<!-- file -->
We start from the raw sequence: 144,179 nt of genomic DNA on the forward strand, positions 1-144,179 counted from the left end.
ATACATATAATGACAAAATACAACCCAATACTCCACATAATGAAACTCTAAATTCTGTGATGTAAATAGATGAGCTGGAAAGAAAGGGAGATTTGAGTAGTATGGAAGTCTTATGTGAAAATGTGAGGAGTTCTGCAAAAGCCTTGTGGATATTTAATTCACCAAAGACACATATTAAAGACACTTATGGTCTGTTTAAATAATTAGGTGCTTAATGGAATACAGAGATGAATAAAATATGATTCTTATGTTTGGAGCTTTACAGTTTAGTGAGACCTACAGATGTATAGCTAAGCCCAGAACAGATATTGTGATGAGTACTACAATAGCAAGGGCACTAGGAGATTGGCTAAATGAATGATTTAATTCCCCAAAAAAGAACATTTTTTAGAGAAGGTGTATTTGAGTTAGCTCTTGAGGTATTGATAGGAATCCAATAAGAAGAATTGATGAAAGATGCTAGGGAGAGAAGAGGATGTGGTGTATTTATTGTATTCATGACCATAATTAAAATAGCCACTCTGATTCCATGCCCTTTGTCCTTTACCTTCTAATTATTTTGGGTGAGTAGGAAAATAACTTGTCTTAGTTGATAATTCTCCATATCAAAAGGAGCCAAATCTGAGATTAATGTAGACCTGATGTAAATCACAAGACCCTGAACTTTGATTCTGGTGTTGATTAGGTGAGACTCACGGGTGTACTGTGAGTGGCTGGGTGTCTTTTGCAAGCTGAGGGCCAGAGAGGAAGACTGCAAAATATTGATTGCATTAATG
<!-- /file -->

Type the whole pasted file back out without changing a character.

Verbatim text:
We start from the raw sequence: 144,179 nt of genomic DNA on the forward strand, positions 1-144,179 counted from the left end.
ATACATATAATGACAAAATACAACCCAATACTCCACATAATGAAACTCTAAATTCTGTGATGTAAATAGATGAGCTGGAAAGAAAGGGAGATTTGAGTAGTATGGAAGTCTTATGTGAAAATGTGAGGAGTTCTGCAAAAGCCTTGTGGATATTTAATTCACCAAAGACACATATTAAAGACACTTATGGTCTGTTTAAATAATTAGGTGCTTAATGGAATACAGAGATGAATAAAATATGATTCTTATGTTTGGAGCTTTACAGTTTAGTGAGACCTACAGATGTATAGCTAAGCCCAGAACAGATATTGTGATGAGTACTACAATAGCAAGGGCACTAGGAGATTGGCTAAATGAATGATTTAATTCCCCAAAAAAGAACATTTTTTAGAGAAGGTGTATTTGAGTTAGCTCTTGAGGTATTGATAGGAATCCAATAAGAAGAATTGATGAAAGATGCTAGGGAGAGAAGAGGATGTGGTGTATTTATTGTATTCATGACCATAATTAAAATAGCCACTCTGATTCCATGCCCTTTGTCCTTTACCTTCTAATTATTTTGGGTGAGTAGGAAAATAACTTGTCTTAGTTGATAATTCTCCATATCAAAAGGAGCCAAATCTGAGATTAATGTAGACCTGATGTAAATCACAAGACCCTGAACTTTGATTCTGGTGTTGATTAGGTGAGACTCACGGGTGTACTGTGAGTGGCTGGGTGTCTTTTGCAAGCTGAGGGCCAGAGAGGAAGACTGCAAAATATTGATTGCATTAATG